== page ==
Fueling nozzles and receptacles are components that attach to either the fuel source or the receiving tank to permit the transfer of liquid or gaseous fuels. They are designed for use with fuel dispensing equipment in automotive, aerospace, motorsport, transportation, and power generation applications. Typically, liquid fueling nozzles and receptacles are used with fossil fuels such as leaded or unleaded gasoline, diesel, and kerosene; biodiesel fuels made from plant matter; alcohol fuels such as methanol, ethanol, and butanol; and liquid hydrogen. Some fueling nozzles and receptacles for gaseous fuels (fuel gas) are designed for use with coal gas, a flammable fuel that is also known as town gas, manufactured gas, syngas, and producer gas. Other fueling nozzles and receptacles are used with gaseous fuels such as propane, butane, wood gas, water gas, water-coal gas, and compressed or uncompressed hydrogen. 

There are many types of fueling nozzles and receptacles. Quick-release connectors have single, coaxial coupling that eliminates the need for separate filling and venting points. Security pins and polyurethane sleeves are important safety features. Pressure-sensitive fueling nozzles cannot be opened until the pumping system (such as at a truck stop or service station) is pressurized. These fuel nozzles close automatically when pressure is removed. Dual-plane fueling nozzles are also available. Located at the nozzle inlet, the first plane permits 360 degrees of swivel action for rotation away from the fuel dispenser. The second plane is located at the fuel hose connection, and provides 270 degrees swivel action for ease of positioning. The multi-plane design of these fueling nozzles and receptacles also helps to reduce hose kinking and premature hose wear.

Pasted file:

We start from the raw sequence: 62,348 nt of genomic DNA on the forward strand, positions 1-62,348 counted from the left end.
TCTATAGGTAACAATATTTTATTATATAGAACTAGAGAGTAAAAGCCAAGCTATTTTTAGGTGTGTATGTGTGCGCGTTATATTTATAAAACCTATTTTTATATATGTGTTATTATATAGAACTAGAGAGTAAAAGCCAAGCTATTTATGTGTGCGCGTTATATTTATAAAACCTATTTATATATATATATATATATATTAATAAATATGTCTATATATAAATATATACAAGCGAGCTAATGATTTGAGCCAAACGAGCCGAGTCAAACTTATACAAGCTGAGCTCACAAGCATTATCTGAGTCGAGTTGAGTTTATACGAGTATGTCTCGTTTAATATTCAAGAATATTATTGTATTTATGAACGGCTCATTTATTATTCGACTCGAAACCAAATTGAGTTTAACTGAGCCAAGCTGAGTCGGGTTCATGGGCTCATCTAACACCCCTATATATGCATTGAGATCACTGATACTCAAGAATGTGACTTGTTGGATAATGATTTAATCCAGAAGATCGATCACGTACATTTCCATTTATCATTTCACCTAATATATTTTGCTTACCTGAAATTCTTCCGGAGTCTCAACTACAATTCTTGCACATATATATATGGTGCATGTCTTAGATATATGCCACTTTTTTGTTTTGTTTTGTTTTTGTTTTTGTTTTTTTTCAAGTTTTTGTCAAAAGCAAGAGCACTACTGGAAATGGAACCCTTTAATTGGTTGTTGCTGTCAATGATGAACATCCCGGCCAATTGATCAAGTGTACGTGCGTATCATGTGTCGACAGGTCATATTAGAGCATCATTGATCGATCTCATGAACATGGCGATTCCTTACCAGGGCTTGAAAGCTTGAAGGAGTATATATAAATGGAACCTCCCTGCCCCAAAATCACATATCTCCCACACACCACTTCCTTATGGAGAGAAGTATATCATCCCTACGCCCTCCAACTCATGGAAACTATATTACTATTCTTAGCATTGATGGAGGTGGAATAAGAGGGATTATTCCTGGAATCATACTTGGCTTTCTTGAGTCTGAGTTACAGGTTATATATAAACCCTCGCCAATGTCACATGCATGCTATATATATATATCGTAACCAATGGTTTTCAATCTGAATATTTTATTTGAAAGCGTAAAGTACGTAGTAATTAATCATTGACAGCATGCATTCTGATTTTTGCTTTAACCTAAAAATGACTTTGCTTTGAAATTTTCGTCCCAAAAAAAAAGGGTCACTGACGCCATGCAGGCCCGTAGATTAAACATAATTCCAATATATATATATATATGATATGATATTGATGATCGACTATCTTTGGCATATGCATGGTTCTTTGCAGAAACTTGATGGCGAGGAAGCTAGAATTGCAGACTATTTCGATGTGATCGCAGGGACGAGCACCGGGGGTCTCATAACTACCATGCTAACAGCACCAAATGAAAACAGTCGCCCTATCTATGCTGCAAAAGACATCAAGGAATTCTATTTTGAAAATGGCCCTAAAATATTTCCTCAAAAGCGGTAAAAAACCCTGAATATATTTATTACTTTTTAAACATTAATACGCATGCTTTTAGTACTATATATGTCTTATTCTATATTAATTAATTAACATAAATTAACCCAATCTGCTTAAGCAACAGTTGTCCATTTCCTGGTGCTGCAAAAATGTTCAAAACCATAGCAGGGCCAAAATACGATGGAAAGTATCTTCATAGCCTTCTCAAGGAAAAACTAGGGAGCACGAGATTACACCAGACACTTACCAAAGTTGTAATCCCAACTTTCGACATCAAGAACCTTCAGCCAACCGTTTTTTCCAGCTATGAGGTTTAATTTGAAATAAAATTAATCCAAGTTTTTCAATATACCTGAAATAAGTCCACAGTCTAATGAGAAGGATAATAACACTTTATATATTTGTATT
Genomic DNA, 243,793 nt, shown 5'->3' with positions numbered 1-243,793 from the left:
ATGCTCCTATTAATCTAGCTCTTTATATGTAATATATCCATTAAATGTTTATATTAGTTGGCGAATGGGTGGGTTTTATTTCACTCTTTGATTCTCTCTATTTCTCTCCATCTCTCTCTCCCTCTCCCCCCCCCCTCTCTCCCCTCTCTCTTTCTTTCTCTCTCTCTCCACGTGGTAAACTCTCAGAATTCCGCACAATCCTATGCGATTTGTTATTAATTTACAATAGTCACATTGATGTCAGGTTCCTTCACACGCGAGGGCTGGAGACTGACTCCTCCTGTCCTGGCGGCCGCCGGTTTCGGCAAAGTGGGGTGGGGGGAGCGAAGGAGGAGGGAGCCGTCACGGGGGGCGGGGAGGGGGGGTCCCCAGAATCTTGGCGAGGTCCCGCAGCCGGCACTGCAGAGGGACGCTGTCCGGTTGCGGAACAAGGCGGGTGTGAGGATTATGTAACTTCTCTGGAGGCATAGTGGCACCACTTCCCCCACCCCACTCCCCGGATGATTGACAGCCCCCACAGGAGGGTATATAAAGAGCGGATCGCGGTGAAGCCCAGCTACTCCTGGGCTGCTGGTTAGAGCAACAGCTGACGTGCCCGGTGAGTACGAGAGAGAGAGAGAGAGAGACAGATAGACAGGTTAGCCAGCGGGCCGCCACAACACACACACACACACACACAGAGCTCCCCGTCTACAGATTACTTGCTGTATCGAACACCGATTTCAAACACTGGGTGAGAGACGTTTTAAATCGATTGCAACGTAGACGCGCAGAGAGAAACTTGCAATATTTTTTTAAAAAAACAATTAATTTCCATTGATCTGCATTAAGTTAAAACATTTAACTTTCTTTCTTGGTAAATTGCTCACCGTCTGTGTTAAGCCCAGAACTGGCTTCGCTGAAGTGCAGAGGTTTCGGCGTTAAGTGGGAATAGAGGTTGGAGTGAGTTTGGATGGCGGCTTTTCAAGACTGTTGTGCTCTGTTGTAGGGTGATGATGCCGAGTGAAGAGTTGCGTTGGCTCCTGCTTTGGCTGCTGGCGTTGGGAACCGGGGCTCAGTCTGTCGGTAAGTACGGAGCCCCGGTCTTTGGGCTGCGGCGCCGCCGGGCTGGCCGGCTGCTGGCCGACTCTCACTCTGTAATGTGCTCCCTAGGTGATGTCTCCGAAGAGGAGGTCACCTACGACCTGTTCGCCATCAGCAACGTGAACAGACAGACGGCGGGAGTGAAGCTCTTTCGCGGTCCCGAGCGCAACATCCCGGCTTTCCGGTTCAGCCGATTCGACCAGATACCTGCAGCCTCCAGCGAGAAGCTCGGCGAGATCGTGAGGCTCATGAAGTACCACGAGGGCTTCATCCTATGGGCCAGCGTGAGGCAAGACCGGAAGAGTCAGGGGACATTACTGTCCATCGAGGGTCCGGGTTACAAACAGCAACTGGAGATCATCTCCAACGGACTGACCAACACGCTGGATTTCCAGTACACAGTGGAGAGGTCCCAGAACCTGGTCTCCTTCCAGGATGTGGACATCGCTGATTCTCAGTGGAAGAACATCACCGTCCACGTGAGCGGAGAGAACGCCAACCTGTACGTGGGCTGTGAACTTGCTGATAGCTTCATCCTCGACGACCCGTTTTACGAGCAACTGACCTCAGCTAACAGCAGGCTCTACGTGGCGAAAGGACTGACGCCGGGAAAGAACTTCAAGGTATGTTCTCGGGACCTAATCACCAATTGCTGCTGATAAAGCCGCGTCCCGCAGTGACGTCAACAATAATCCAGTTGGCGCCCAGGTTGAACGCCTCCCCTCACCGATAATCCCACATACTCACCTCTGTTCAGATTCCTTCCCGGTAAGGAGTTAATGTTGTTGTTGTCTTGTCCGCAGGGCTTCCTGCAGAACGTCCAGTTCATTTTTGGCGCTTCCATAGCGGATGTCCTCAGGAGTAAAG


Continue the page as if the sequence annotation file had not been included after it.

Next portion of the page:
Specifications for fueling nozzles and receptacles include flow rate, maximum working pressure, inlet size, temperature range, and weight. Body materials include aluminum and stainless steel. Often, the internal parts are often made of stainless steel or brass. Plastic splash shields may be used with fueling nozzles while rubber dust caps are sometimes used with fueling receptacles. In the United States and Canada, products must comply with national, state, provincial, and local standards for fueling safety and efficiency. They may also bear marks from organizations such as Underwriters Laboratories (UL). Fueling nozzles and receptacles that are designed for sale in Europe, Asia, South America, and Australia should also meet relevant regulatory requirements and quality standards. Simplex fuel nozzles, duplex fuel nozzles, and specialized fueling nozzles and receptacles for aviation fuels (avgas) are also available.